This article aims to highlight why oxidation in feed can become a big concern for swine producers, what the problems resulting from oxidation in pig feed are, and present practical solutions to improve feed quality and pig performance by controlling the oxidation.

In modern swine production, one of the key aspects for success is a balanced diet, ensuring that the animal meets its daily nutritional requirements for maintenance, growth, and reproduction. To provide an appropriate diet and safe feed for the animals, the sensory and nutritional characteristics of the feed must be preserved. Therefore, issues like the oxidation of the feed must be avoided.

Feed oxidation: Why must we address that?
In pig diets, various sources of lipids are added to increase caloric density, provide essential fatty acids, improve feed palatability, improve pellet quality, and reduce dust. Some of the feed ingredients are more susceptible to oxidation because of their physical and chemical characteristics, such as milled grains and ingredients of animal origin and vegetable oils with a high content of polyunsaturated fatty acids.

Oxidative rancidity is a type of lipid deterioration. In the oxidation process, the free radicals react with lipids and proteins and induce cellular and tissue damage.

Some consequences of oxidative deterioration are the destruction of fat-soluble vitamins, supplemental fats, and oils. Preserving these ingredients is crucial because fats and oils provide a high quantity of energy and essential fatty acids. At the same time, vitamins, such as those present in vitamin premixes, are indispensable for optimal animal growth and performance.

The oxidation process also results in by-products with strong unpleasant taste and odour, and even toxic metabolites. In addition, oxidised feed has less protein, amino acids, and energy content. All these factors are relevant when resources, in the current scenario of high prices of feed ingredients and inputs, might be wasted due to poor feed management.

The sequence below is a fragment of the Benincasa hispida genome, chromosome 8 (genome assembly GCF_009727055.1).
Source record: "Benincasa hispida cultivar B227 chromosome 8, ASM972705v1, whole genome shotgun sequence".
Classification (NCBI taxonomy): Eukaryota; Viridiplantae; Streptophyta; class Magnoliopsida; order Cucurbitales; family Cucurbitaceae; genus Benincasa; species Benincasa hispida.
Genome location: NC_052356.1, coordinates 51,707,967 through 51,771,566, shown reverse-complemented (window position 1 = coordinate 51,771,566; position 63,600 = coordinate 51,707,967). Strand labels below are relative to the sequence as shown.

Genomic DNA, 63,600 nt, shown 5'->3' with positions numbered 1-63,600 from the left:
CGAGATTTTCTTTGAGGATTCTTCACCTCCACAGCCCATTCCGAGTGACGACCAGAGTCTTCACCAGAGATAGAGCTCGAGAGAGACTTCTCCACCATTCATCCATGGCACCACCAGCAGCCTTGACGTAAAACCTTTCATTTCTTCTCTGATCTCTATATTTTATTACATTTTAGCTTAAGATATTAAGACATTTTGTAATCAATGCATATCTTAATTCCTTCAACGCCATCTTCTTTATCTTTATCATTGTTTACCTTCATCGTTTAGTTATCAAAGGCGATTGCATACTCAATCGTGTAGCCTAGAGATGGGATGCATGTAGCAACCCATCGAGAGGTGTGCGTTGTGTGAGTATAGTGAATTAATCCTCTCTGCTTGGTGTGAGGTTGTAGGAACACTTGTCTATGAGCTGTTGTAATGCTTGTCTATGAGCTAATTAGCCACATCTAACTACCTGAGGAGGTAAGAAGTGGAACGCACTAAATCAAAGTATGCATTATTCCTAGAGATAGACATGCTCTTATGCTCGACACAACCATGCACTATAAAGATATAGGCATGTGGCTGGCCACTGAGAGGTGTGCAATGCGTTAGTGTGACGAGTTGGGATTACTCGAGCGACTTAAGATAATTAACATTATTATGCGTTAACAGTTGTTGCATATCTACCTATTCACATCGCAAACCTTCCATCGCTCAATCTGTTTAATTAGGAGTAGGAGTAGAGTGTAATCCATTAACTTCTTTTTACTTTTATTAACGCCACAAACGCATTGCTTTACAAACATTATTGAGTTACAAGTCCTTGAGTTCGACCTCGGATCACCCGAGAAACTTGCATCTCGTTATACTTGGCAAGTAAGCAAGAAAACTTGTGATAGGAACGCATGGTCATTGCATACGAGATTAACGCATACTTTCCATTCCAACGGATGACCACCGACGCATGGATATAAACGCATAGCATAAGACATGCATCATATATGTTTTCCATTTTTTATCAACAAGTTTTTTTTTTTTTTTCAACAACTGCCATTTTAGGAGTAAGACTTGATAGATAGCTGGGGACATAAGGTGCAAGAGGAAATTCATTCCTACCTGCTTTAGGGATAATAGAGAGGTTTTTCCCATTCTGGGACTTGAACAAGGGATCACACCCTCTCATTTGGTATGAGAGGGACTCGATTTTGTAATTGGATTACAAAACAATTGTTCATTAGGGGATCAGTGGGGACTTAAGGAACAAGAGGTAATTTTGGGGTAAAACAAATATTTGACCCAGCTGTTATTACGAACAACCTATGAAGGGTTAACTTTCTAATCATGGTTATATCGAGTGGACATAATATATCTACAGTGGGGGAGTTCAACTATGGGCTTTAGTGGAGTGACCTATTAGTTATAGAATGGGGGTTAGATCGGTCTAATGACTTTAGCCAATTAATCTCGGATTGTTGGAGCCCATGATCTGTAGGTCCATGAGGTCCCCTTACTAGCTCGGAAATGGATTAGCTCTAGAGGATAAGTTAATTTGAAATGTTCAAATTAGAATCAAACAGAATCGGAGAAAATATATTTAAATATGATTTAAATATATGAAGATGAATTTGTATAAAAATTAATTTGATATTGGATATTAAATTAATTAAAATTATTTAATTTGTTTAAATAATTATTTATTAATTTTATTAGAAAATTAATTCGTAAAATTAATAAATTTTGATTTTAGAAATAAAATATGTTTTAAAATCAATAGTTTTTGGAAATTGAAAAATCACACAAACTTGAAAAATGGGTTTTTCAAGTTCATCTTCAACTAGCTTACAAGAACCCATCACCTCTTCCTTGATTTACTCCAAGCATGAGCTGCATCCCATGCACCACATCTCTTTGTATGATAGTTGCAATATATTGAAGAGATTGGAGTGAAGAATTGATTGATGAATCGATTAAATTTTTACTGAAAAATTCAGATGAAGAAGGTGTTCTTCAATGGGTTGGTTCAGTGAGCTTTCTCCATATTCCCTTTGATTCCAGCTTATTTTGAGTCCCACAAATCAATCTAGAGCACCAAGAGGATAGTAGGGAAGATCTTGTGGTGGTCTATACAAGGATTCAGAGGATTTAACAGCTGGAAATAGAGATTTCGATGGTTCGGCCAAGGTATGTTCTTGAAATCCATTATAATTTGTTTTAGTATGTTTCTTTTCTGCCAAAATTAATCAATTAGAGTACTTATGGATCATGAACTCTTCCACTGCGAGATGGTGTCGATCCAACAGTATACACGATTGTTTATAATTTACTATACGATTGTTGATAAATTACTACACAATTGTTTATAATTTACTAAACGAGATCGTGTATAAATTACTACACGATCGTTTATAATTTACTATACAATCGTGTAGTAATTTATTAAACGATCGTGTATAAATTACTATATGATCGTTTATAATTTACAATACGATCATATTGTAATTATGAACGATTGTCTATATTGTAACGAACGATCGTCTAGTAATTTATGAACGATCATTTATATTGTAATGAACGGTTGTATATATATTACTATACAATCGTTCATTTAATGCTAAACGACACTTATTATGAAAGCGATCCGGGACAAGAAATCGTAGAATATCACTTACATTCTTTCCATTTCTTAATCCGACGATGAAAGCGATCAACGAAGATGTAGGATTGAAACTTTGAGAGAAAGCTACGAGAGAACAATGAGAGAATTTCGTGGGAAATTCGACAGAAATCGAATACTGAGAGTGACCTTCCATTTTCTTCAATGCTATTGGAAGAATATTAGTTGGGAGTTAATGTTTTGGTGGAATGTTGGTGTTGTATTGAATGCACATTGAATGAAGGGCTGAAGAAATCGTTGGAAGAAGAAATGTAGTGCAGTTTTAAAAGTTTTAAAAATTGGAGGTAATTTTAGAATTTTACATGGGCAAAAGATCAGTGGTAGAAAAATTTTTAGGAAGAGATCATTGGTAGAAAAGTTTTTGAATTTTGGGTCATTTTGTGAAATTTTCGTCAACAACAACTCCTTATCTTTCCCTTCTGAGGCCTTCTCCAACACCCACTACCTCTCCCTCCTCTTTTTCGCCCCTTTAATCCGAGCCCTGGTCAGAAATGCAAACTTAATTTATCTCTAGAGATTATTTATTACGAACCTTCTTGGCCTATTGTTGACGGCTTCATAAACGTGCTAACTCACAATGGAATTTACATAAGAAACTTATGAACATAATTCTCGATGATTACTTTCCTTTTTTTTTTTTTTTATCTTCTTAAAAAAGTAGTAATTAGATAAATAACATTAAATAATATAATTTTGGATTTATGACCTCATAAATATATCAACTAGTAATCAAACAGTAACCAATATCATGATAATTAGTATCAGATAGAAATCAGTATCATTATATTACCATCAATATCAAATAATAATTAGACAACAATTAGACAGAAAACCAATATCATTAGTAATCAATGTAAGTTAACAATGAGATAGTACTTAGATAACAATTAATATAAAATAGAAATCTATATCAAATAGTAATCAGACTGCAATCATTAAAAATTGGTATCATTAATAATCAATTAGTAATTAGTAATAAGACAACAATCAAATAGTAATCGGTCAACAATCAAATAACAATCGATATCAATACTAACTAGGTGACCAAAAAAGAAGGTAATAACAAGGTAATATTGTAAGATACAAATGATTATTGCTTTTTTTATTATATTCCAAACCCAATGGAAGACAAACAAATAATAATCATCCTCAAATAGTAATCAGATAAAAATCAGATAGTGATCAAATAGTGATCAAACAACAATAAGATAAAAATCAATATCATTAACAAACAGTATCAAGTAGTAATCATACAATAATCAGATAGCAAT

Performance losses caused by oxidation
Lipid oxidation can incur several losses regarding the pigs’ performance. Feeding oxidised lipids significantly decreases growth rate, feed intake and efficiency, immune function, and weight gain efficiency in pigs, especially in breeding animals, since the exposure occurs over long periods.

The ingestion of products resulting from the oxidative deterioration of fatty acids leads to irritability of the intestinal mucosa, diarrhoea, and, in extreme cases, can result in liver degeneration and cell death. One study observed reduced growth rates in pigs that are fed rancid white grease. Another study reported that feeding oxidised sunflower oil increased oxidative stress markers in the small intestine of pigs, while another reported that feeding pigs oxidised corn oil reduced growth performance (Table 1). Lu et al. (2014a) reported signs of liver damage in pigs subjected to dietary oxidative stress, increasing plasma bilirubin content, and enlarged liver size.

Table 1 – Effects of dietary corn oil quality and antioxidant inclusion on barrow performance. Source: Boler et al., 2012